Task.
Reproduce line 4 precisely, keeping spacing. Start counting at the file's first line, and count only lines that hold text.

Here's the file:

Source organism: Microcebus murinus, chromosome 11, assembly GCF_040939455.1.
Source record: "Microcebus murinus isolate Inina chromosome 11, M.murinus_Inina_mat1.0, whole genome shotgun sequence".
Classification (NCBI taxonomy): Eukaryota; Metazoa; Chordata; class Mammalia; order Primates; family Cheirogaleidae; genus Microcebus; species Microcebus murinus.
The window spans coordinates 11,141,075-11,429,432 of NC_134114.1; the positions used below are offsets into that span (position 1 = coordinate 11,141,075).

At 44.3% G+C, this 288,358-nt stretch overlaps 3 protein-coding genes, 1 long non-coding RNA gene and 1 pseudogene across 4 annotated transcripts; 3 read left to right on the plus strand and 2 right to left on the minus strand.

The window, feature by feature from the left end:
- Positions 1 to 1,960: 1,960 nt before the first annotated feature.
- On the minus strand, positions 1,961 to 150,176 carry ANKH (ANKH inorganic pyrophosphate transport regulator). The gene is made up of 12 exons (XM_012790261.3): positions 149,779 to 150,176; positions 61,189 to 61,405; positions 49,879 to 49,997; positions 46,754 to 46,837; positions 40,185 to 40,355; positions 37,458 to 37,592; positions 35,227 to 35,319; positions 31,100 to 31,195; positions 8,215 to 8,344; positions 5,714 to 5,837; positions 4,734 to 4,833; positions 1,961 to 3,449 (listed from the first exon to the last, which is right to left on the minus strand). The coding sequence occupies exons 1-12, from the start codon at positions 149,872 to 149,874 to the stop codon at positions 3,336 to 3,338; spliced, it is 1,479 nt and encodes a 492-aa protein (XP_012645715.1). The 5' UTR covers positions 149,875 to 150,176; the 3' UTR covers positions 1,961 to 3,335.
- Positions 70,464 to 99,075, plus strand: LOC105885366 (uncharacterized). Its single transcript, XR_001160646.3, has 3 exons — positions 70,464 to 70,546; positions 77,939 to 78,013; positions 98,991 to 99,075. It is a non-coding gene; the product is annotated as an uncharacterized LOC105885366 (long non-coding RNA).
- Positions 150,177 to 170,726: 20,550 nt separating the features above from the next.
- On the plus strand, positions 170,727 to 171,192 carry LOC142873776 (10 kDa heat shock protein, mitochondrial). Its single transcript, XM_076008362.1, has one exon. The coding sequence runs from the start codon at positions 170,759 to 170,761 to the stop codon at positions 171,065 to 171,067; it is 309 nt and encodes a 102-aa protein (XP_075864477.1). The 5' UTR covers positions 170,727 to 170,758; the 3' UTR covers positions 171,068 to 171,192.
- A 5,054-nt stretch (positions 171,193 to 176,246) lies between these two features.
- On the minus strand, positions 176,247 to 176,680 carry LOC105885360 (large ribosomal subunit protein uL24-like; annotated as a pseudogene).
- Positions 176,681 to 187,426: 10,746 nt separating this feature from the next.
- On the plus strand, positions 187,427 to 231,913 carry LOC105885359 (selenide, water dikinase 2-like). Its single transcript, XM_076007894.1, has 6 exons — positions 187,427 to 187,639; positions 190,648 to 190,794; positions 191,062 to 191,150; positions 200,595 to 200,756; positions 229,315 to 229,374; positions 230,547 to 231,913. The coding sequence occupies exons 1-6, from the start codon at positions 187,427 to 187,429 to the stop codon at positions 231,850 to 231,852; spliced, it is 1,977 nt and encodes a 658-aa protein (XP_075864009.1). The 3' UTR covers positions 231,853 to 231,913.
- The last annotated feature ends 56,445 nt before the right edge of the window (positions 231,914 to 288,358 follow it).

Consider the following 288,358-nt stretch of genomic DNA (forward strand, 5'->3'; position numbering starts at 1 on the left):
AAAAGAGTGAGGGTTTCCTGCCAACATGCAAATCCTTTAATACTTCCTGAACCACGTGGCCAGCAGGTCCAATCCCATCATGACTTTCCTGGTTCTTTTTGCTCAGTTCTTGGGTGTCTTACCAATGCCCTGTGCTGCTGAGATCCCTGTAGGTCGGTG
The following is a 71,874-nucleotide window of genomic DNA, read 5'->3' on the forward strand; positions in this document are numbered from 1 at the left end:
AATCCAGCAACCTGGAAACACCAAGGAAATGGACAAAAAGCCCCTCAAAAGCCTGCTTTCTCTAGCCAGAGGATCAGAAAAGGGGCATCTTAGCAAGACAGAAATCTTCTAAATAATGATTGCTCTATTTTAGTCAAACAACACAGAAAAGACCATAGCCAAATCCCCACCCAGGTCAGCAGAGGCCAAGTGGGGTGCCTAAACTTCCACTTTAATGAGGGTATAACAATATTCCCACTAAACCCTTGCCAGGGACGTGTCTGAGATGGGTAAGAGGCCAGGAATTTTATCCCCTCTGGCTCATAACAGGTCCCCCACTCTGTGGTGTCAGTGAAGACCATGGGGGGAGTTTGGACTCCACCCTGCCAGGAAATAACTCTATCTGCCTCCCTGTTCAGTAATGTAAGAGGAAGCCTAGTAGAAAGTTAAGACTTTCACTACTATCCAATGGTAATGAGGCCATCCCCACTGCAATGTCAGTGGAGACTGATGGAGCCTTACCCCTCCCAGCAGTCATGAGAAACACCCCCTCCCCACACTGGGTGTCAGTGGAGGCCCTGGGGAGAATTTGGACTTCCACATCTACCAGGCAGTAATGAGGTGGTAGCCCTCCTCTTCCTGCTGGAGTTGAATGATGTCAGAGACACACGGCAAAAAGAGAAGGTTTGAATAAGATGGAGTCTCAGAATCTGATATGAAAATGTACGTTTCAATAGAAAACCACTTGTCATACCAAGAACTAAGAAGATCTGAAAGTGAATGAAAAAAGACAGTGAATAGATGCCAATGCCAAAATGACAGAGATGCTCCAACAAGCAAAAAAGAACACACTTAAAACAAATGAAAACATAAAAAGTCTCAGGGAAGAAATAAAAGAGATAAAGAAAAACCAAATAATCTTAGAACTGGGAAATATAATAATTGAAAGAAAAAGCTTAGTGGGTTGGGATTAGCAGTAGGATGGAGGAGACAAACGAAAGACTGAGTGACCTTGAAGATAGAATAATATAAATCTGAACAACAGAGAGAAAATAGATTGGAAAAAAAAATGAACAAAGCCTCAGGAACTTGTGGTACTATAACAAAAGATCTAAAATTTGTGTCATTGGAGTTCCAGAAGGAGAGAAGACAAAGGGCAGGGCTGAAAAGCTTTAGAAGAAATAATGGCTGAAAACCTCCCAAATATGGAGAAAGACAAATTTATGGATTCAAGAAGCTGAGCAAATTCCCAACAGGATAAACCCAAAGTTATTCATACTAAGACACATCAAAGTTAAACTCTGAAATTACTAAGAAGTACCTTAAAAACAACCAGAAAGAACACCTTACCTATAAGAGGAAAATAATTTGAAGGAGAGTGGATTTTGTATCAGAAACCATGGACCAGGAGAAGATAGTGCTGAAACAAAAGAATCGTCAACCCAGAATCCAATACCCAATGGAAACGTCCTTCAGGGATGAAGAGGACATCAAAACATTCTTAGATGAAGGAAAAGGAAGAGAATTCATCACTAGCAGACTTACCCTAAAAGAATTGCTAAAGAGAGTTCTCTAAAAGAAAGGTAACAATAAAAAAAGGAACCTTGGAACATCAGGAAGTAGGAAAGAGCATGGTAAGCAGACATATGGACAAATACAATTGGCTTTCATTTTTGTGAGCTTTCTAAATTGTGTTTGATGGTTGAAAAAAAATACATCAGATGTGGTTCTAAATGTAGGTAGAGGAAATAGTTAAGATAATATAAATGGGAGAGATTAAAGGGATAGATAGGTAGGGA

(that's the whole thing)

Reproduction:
The window spans coordinates 11,141,075-11,429,432 of NC_134114.1; the positions used below are offsets into that span (position 1 = coordinate 11,141,075).